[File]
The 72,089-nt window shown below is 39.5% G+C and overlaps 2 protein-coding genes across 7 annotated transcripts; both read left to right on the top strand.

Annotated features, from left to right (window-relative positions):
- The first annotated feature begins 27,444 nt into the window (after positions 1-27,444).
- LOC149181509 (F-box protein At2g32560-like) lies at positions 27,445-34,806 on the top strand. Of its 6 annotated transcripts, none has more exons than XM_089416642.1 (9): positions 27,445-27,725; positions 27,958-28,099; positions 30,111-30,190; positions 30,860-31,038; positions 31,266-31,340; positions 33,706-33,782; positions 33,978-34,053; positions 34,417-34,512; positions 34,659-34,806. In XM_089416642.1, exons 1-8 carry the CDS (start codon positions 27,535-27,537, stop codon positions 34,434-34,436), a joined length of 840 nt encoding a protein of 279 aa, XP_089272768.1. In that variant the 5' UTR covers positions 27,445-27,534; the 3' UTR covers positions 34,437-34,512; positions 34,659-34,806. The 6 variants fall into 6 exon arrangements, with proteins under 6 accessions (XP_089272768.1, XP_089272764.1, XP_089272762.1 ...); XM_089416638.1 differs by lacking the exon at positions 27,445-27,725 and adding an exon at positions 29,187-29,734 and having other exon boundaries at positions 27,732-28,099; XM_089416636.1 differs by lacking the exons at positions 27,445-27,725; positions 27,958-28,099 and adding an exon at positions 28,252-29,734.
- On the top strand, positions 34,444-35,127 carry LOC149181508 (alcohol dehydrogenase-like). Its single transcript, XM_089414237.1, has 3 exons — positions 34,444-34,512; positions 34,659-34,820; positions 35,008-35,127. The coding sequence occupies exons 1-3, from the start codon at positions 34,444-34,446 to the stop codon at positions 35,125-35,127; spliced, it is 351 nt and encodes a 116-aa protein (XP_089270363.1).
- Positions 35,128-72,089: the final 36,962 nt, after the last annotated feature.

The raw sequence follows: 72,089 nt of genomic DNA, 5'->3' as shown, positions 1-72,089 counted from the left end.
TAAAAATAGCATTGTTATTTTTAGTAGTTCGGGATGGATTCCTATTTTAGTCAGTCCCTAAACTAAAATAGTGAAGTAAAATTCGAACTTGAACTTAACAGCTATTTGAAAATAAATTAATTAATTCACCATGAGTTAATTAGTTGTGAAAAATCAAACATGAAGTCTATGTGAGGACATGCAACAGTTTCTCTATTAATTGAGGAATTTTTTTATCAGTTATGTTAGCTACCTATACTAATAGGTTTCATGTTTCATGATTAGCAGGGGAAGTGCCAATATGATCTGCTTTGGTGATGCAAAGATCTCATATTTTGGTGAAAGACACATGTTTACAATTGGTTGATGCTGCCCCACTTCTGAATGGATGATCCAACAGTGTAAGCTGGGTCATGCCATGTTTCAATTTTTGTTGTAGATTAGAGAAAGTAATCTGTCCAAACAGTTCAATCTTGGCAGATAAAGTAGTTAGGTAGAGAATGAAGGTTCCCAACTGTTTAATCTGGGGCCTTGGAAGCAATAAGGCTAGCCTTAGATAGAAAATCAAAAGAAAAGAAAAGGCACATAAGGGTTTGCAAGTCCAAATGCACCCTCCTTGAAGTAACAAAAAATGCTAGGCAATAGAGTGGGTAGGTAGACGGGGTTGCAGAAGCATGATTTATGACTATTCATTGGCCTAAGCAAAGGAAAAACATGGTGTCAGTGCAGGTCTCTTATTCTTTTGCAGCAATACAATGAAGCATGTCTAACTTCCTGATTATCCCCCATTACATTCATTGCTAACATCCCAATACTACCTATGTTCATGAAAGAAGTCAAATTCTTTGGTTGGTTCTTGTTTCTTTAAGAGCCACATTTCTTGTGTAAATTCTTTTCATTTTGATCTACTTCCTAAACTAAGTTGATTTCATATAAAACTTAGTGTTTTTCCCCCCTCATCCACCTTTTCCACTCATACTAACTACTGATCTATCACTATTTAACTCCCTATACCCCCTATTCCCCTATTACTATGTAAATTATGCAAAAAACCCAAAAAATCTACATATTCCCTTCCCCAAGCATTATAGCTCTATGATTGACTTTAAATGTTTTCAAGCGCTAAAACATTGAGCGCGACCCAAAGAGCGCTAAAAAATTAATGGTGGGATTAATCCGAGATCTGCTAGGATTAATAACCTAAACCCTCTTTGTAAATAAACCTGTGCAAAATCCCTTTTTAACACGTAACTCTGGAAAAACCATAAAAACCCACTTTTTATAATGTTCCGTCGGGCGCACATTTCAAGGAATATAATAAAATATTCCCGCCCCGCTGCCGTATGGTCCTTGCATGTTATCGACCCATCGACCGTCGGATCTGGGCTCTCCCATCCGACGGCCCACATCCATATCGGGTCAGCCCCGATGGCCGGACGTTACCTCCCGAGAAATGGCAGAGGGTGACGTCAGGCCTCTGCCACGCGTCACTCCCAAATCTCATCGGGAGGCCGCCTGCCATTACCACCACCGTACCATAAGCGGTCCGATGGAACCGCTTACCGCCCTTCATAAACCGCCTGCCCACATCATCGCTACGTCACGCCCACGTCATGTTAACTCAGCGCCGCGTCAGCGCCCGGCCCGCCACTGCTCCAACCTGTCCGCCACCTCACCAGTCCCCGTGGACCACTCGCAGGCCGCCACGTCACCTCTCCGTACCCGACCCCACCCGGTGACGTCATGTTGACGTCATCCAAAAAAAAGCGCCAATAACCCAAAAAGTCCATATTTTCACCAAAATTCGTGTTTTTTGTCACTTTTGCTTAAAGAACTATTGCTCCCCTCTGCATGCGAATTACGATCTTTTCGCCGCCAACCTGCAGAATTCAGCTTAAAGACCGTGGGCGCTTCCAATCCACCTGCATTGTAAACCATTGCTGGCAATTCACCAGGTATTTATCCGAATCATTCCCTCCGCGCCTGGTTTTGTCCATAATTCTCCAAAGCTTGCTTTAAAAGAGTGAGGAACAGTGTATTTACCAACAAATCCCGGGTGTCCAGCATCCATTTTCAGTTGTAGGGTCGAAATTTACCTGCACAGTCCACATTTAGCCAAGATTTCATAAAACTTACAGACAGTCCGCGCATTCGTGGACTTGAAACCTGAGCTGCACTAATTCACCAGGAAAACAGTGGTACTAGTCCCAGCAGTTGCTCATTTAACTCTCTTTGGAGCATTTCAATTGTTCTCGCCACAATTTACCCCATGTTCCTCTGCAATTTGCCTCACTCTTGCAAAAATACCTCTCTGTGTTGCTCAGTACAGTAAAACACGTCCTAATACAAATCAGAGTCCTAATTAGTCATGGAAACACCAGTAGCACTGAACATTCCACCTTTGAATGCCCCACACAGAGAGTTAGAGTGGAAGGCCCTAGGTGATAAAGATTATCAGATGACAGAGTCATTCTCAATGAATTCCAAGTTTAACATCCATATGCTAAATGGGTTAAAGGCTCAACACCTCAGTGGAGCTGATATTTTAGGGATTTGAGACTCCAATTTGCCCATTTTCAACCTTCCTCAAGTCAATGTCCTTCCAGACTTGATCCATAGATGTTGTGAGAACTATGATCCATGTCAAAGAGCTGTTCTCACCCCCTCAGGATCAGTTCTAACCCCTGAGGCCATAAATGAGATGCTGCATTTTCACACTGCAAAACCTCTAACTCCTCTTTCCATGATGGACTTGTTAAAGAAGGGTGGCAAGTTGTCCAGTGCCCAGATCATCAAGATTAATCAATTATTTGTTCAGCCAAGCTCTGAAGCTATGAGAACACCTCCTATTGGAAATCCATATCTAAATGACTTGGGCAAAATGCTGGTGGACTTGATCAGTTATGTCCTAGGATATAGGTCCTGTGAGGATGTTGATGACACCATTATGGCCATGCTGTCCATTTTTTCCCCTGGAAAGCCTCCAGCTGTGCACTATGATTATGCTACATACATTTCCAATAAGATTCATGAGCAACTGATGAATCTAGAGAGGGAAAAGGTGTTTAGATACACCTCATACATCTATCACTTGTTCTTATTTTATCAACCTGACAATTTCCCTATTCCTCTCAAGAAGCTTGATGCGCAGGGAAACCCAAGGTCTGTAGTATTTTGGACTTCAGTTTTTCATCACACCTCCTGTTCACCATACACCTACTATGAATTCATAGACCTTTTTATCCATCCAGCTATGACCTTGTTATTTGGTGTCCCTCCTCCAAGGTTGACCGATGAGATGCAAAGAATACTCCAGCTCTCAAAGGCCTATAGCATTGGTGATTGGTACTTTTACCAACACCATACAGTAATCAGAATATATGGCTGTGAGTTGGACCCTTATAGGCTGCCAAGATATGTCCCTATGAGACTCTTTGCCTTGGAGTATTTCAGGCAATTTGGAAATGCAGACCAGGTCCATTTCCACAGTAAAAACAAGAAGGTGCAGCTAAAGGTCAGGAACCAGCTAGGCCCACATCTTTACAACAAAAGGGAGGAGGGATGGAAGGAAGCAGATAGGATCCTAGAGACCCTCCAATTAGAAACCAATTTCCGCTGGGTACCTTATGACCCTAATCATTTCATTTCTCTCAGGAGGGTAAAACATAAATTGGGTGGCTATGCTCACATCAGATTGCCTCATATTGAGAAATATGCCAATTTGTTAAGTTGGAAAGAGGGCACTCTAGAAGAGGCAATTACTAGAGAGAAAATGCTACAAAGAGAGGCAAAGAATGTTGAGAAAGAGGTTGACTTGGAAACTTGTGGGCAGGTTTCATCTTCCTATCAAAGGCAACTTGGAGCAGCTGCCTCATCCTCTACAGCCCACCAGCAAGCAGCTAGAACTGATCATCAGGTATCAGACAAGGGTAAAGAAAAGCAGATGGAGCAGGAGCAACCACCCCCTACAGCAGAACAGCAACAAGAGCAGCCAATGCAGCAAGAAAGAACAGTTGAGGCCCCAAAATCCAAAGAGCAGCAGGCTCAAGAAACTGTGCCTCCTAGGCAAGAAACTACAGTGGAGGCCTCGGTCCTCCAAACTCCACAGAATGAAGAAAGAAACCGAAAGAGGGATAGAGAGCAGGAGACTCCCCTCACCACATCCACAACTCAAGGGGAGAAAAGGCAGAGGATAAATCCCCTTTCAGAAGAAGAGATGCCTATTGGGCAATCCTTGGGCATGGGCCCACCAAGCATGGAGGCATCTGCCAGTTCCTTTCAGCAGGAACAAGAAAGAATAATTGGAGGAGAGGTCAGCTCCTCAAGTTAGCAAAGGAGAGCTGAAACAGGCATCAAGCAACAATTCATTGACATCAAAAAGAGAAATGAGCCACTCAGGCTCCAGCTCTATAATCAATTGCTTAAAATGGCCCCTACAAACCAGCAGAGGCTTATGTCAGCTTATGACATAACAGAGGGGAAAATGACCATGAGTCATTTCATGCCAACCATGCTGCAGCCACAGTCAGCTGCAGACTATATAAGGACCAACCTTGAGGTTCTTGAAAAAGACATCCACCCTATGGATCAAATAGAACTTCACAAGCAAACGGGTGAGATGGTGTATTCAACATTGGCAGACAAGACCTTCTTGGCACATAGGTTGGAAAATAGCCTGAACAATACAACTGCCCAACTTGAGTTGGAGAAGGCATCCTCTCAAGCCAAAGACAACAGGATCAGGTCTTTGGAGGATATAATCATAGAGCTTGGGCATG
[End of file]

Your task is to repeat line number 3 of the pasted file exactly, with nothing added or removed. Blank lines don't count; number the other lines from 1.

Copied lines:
- The first annotated feature begins 27,444 nt into the window (after positions 1-27,444).